I would imagine that since you are reading this blog you are already familiar with VIX and the highly negative correlation it has to SPX, so I won’t expand on that any further. However you may not be as familiar with CDX which is a basket of Credit Default Swaps (CDSs). A CDS represents the credit component of a corporate bond which signifies the credit worthiness, or likelihood of a credit default occurring to a particular issuance. CDX is a basket of 125 single-name investment grade CDSs. CDX trades in credit spread terms between zero and 1000, i.e. 80, 81, 82, etc. The CDS spread increases as credit quality deteriorates implying greater risk of a credit default. Contrarily, CDS spreads narrow as credit worthiness improves which suggests a lower probability of default. CDX is currently traded over-the counter (OTC) and is used to insure or hedge bond portfolios against adverse price movements resulting from increased credit default risk.
Not surprisingly many of the same macro and micro-economic variables will affect credit (CDS and CDX) prices in the same manner as they would affect equity (Single-Name and SPX) prices. The only difference being that the price movements are inversely correlated, during a favorable economic environment SPX will increase while CDX will decrease. Since we already know that VIX is inversely correlated to SPX we can deduce that CDX and VIX are positively correlated, as shown below. Also noted below is that CDX and VIX reached their peaks at almost identical times in late ‘08. VIX traded to 80.86 on 11/20/08 while CDX traded to 275 on 12/5/08. SPX was a laggard hitting its lows at 676.53 on 3/9/09, three months later.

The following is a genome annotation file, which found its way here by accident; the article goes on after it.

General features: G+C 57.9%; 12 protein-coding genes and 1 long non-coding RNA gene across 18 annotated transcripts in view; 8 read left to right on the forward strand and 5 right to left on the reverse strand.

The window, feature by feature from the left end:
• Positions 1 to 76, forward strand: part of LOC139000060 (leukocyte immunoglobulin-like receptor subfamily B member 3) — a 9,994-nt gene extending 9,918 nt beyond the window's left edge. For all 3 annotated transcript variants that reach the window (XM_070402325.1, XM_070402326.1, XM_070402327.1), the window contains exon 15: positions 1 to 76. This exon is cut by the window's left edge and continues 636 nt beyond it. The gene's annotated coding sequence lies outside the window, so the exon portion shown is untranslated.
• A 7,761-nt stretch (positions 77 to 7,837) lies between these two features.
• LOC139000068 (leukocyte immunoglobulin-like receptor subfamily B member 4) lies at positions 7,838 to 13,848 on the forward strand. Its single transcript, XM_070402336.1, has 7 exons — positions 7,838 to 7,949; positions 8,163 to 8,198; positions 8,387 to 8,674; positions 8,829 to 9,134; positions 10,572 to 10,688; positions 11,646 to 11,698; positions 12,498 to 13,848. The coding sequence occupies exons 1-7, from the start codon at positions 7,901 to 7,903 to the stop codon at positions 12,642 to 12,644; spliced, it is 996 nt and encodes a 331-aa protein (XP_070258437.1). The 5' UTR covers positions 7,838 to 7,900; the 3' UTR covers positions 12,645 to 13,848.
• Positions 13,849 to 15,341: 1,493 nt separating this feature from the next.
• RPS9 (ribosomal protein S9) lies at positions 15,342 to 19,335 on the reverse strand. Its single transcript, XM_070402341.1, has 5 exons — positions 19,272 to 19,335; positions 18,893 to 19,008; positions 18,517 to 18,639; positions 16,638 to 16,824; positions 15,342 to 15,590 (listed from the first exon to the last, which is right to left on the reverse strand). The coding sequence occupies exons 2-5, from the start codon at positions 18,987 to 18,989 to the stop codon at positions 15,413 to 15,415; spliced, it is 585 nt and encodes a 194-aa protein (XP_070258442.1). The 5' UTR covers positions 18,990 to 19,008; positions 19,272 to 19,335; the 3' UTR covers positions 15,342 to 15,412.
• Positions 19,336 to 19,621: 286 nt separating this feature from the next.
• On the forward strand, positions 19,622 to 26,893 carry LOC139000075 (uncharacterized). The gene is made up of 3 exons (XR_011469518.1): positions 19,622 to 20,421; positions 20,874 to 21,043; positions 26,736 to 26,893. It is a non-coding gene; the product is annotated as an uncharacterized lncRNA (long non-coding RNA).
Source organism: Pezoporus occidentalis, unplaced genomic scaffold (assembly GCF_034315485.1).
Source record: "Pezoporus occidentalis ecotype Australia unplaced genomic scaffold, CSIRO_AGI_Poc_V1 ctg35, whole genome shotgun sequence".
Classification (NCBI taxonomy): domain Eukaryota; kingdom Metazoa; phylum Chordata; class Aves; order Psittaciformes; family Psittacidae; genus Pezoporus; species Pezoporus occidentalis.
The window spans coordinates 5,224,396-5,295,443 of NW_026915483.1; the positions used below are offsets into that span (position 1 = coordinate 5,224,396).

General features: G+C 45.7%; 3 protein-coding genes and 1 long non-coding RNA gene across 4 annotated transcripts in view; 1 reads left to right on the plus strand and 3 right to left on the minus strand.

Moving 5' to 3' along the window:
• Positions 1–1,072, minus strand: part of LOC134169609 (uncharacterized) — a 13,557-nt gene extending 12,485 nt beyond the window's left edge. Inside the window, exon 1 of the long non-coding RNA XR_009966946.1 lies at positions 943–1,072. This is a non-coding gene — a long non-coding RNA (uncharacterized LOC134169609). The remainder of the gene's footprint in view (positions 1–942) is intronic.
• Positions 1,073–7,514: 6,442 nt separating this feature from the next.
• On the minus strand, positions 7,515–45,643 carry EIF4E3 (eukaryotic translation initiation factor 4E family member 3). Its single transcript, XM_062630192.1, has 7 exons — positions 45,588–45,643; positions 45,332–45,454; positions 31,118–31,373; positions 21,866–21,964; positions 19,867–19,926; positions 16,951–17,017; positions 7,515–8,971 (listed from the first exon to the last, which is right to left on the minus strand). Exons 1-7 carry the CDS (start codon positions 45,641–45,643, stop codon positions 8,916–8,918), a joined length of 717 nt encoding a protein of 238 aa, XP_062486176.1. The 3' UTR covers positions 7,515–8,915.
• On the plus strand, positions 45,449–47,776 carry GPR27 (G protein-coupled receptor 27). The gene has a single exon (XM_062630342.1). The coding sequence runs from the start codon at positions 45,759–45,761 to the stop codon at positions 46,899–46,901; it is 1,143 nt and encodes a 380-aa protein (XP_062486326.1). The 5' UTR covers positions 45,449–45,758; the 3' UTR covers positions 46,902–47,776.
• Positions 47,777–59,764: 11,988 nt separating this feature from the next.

The chart below illistrates the price ratio, or relative value between CDX and VIX from ’07 to the present, during which time the average ratio was 4.67 to 1. On 8/28/08 the spread reached its peak at 7.35 (#1), demonstrating that CDX began its ascent much earlier and faster than VIX. Suprisingly it took VIX about one month of price appreciation before the relative value reverted back to the mean. Subsequently VIX continued its upward momentum for another two months which compresssed the levels back down to 2.70 (#2), on 10/15/08. Additionally, the 7.35 peak occurred over six months before SPX reached its trough which suggests that the CDX price behavior may perform as a leading indicator for both VIX and SPX. Currently the spread is trading at 6.68 (#3), just .67 pts. from it’s all time high of 7.35, potentially signifying another overextended situation.
So, if we believe in mean reversion, in this case 4.67 we can construe a couple of things. Either VIX is undervalued at 11.83 or CDX is overvalued at 79, their current levels (79/11.83 = 6.68). Keep in mind that VIX was trading at 11.98, .15pts. higher on 4/16/07 leading up to the credit crisis which prompted the stock market crash, makeing it difficult to argue the former. Furthermore do these extended levels indicate that SPX may be entering overbought territory? Hmmmmm…….Time will tell, but I suggest you keep these indicators (VIX and CDX) on your radar screen as you wouldn’t want what to miss what could be “the next big move”.